Also, media. We are a generation so connected to our devices, and yet we are steeped with loneliness and depression, which causes us to withdraw and avoid dealing with the social interaction of church services. We have several people who want to come but are easily distracted, or too emotionally distraught, so they stay home and binge movies, and then feel terrible and it becomes a vicious cycle.

Pastor Pablo Catala:  The biggest threats to the church today are dead religion and homosexuality. Why do I say this? Continue reading “Threats to the Church & Keys to Revival”

Wishing You a Holly, Jolly, Holy Christmas (Guest Post on Southern Ohio Christian Voice)

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Thanks to Janet Foley for my snowy portrait graphic.

I’ve been trying to figure out how to juggle writing, family, and church, without dropping the ball before Christmas got added to the list. My first impulse is to run and hide from this whole messy madness called Christmas in America. Right now, I’m busy procrastinating  to avoid it all…

Honored to have my article published on Southern Ohio Christian Voice. Please click HERE to continue reading, Wishing You a Holly, Jolly, Holy Christmas.

Continue reading “Wishing You a Holly, Jolly, Holy Christmas (Guest Post on Southern Ohio Christian Voice)”

Setting the Record Straight: A Day in the Life of a Pastor

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I have heard people say “The pastor has it so easy, he doesn’t have to go to work. What does he do all day? All he has to do is write a few sermons a week.” So, the following few questions are aimed at setting the record straight.  —What does a day in the life of a pastor, or a pastor’s wife, look like?

Anonymous Pastor, Kathmandu, Nepal:  Actually I had the same thought when I was a teenager, manual labor is hard work, being a pastor would be easier. I would liken that comment to a child saying, “I can’t wait til I grow up and can work a job and not go to school anymore.”

I’m sure each pastor and city will vary, but being a missionary has changed my daily tasks quite a bit. A daily task, that in America would be a simple errand, can take hours. This is hard to explain, but in short America is very efficient country. Continue reading “Setting the Record Straight: A Day in the Life of a Pastor”

The Preacher and the Writer

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Pastor Schmoyer, were you raised in a Christian home and why did you become a Pastor?

Pastor Tim Schmoyer:  Yes, I am very thankful that both my parents love Jesus and raised me to love Jesus, too. I’ve been a Christian for 33 years.

I was 17 when I took a trip with other teen Christians to Israel. We were in the desert at night when the youth leader asked us to surrender something to the Lord. So I thought, I could spend the rest of my life giving up this or that to the Lord. But I needed to give him everything. I didn’t know what that meant until the following week when my youth minister took me to visit a Bible college and while I was sitting in a class, the Lord reminded me of my promise to give everything to Him. Continue reading “The Preacher and the Writer”

Pastor, Pastor’s Wife~ What Breaks Your Heart, What Keeps You Going?

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What has being a pastor/ pastor’s wife cost you?

This comes at the expense of a broken heart. —Pastor Pablo Catala

Physical and emotional stress; personal time and freedom; often any sense of security because things change so much in your life; and struggles with self-worth as you are constantly being evaluated, of which you mostly only hear about your shortcomings. —Pastor Kevin Obermeyer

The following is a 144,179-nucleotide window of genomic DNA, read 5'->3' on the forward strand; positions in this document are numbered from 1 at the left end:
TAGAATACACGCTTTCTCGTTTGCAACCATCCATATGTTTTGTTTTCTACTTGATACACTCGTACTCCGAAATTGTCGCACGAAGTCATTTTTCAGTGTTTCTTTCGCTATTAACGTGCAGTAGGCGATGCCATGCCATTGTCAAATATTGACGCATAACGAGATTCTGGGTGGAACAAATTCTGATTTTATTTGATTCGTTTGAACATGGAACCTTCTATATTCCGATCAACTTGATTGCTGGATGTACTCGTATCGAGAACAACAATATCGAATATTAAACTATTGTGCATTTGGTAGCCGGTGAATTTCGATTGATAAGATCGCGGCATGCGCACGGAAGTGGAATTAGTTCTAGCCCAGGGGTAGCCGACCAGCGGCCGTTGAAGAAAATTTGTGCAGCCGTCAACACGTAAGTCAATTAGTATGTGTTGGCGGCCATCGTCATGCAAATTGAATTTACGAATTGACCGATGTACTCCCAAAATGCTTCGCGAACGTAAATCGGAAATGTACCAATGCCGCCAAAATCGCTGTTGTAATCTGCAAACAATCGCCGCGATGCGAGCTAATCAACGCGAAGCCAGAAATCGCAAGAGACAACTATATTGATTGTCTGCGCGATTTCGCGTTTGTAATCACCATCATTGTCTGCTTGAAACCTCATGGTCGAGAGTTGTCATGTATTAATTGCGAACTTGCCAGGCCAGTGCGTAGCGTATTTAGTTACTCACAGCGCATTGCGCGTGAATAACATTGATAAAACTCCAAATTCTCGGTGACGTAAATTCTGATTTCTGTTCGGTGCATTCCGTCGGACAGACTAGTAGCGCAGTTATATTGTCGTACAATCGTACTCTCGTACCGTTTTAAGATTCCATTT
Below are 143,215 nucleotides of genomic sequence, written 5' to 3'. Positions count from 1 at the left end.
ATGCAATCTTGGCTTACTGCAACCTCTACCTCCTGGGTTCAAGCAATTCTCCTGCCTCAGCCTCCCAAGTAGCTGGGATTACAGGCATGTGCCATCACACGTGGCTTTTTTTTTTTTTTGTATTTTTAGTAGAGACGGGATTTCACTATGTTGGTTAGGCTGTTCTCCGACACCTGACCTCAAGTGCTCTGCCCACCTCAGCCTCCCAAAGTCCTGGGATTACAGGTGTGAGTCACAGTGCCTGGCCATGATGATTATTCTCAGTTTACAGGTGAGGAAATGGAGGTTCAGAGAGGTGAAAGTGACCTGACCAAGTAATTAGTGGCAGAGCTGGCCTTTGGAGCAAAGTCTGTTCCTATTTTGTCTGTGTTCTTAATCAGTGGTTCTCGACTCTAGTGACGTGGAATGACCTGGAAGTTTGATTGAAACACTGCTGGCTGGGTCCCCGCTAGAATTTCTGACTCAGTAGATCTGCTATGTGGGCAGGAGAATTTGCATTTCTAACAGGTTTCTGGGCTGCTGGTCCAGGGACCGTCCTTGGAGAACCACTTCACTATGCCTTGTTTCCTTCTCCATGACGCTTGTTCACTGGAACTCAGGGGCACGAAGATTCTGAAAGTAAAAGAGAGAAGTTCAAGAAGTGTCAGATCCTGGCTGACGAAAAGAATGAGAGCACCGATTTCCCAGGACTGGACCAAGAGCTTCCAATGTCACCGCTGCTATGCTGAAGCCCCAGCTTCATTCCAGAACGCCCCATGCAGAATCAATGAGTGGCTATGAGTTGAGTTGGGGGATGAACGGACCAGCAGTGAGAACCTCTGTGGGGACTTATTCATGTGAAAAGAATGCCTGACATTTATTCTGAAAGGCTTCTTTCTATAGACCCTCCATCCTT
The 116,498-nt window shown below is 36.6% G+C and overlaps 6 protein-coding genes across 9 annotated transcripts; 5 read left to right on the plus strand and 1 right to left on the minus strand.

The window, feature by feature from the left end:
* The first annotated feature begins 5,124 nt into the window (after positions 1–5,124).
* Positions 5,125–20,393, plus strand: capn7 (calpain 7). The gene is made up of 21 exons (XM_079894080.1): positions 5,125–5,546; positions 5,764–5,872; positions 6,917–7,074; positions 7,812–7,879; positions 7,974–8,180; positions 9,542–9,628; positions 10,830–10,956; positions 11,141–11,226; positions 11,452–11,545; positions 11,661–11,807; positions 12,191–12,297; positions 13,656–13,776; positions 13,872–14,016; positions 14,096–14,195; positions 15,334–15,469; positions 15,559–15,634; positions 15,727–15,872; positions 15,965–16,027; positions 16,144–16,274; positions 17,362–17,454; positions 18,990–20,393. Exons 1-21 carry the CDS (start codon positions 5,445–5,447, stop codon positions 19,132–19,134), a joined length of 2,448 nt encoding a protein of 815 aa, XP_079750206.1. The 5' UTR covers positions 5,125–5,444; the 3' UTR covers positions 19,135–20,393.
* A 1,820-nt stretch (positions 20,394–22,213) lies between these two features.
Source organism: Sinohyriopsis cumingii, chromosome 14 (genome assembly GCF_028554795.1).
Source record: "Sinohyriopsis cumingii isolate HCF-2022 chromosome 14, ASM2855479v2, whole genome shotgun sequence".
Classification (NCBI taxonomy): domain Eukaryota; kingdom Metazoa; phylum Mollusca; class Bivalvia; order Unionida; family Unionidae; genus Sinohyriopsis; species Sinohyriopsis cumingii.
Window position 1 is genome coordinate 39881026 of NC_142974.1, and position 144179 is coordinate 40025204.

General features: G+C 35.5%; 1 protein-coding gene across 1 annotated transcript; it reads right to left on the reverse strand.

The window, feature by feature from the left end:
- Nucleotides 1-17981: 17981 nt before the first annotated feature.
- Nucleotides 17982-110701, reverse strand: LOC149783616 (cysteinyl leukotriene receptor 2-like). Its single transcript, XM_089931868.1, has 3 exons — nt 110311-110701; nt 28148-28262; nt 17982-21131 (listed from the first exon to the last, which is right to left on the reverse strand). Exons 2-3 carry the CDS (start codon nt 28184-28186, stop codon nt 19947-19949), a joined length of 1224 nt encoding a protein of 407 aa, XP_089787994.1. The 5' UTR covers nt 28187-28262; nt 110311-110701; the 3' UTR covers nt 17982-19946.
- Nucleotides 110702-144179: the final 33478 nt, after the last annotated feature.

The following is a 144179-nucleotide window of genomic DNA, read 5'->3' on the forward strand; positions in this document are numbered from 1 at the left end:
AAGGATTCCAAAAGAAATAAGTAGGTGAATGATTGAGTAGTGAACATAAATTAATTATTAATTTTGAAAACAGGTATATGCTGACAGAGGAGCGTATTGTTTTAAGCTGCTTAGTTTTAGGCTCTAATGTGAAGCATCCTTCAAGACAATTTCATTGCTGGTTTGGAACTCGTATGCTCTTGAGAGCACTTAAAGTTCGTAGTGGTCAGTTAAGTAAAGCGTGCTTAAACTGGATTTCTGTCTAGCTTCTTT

As a missionary it has cost convenience, comfort, seeing family… but the promised reward of souls far outweigh the costs. —Anonymous Pastor, Kathmandu, Nepal

What is the hardest part of pastoring?                            

Seeing what people need to do and watching them not do it, no matter how I present it or how I word it, no matter how much time I spent with them and then having to hear the lament of,“Pastor, you were right,” which does not comfort me as I’m seeing the carnage of their bad  decisions. —Anonymous Pastor

Expecting to be loved, understood, maybe even appreciated? They have no idea how needy we are. —Anonymous Pastor’s Wife

Sometimes your own children reject everything you’ve lived for and still you must keep going.  —Anonymous

Realizing how much you don’t know, and feeling like you never do enough, aren’t good enough, or that you might misspeak something heretical. —Pastor Kevin Obermeyer

What is your biggest challenge and most unexpected hardship in pastoring?

I guess my passion for the church gets me in trouble.  —Janet Foley

Making sure that in the midst of building God’s church I don’t lose my marriage or children to the devil’s lies. Stretching time and making sure none of the 3 most important elements of your life are not cheated: God/ family/ work. —Pastor Pablo Catala Continue reading “Pastor, Pastor’s Wife~ What Breaks Your Heart, What Keeps You Going?”

From One Mess to Another

Tattoo_It_On_Your_Heart_Rachael_M_Colby_aaron-burden-97558-unsplash_From_One_Mess_to_Another“And I look around at all these wives and mamas who got. It. Down. Seriously, I’m surrounded by women who don’t just impress me. They terrify me with their apparent perfection,” said my friend, Rebekah.

“Beauty is being real—and letting Jesus do His thing. He’s the master builder, we’re His work in progress. Building sites and renovations and restorations are noisy and messy.

Wanna know something else? There’s a whole lot of people out there who look perfect and orderly on the outside but down where no one sees they’re hurting and all busted up in disarray, they’re rotting from the inside, full of black mold—it’s just not visible yet. And they don’t know it’s okay to let it show, to let the sunshine and the Son shine in until they see some Real in someone else and how Jesus can love us from right where we are and…” CLICK HERE to continue reading this conversation with Rebekah Love Dorris, entitled, Confession Time, originally posted on her site:  everywisewomanbuilds.com

 

© 2018 Rachael M Colby      Tattoo It On Your Heart

Photo by Aaron Burden on Unsplash